New upgrades to the Bellport Golf Club were approved in a Bellport Village trustee meeting Monday, which overtook much of the almost two-hour meeting. Residents and board members clashed on elements of the process, as well as on elements of the plan that would expand the current course to include a practice area.
Residents who live around the golf course expressed concern with adding a driving range, and some suggested adding different non-golf amenities, like a pool or nice restaurant, which mayor Ray Fell agreed would be acceptable.
Officials stressed that the Golf Master Plan that was approved by the board on Jan. 28 is not a license to perform any work. It is an acceptance of the plan presented to the board by the firm Love & Kington Golf Course Design and Land Planning, which was hired to perform a report that outlines any changes that could improve playability and member experience. Those changes, if warranted and suggested by the golf commission, scoped and priced, would need board approval to move forward. Village attorney Dave Moran explained during the meeting that not accepting a plan that was sanctioned by the village could open them up to audit liability.
Officials also explained that any money spent on course improvements comes from the member revenue, where each member pays $250 of their membership fee toward continuous improvements. Five years ago, the amount was $50 per member. This year, the club has $90,000 to spend on upgrades.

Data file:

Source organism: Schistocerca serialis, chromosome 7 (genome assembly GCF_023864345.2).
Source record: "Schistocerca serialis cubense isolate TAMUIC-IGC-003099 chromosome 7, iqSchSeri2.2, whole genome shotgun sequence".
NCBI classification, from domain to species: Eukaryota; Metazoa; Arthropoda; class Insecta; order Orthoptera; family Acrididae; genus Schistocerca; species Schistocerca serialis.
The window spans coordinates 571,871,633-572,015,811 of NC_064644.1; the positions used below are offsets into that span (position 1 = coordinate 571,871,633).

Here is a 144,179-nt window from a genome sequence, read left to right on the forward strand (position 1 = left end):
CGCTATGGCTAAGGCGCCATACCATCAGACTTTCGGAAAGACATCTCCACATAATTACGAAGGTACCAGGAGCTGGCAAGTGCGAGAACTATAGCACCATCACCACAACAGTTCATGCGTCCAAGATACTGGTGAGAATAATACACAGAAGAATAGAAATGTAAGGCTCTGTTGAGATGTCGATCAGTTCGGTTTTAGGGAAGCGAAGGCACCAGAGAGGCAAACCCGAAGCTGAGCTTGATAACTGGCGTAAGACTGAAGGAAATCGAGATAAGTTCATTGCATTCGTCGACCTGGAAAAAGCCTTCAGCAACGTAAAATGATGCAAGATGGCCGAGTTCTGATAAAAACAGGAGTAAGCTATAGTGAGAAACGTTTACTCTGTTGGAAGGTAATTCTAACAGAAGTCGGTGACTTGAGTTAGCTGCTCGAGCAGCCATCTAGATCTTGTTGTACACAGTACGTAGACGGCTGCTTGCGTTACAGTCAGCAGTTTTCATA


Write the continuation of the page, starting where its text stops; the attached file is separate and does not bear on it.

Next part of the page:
Brit Lawlor, chair of the golf commission, said the upgrades this spring would be for three different holes. The first would be hole two, where the club will spend $28,000 to add two bunkers on the right side, in an effort to make it more challenging. On hole three, the club will add one bunker to the left and two to the right, about 70 yards prior to the green. There will also be mounds added as a buffer. Those improvements will cost about $44,000. On the 17th hole, mounding and some bunkers will be added where trees were removed last year. That project will cost about $5,000. The board of trustees approved these suggestions at the meeting Monday.
The golf commission, at the direction of the board of trustees, will spend the next few months prioritizing other improvements suggested in the master plan, to then be brought up for the next time funding is available. Lawlor added that the golf course has made a significant recovery from being in the red five years ago to now being profitable.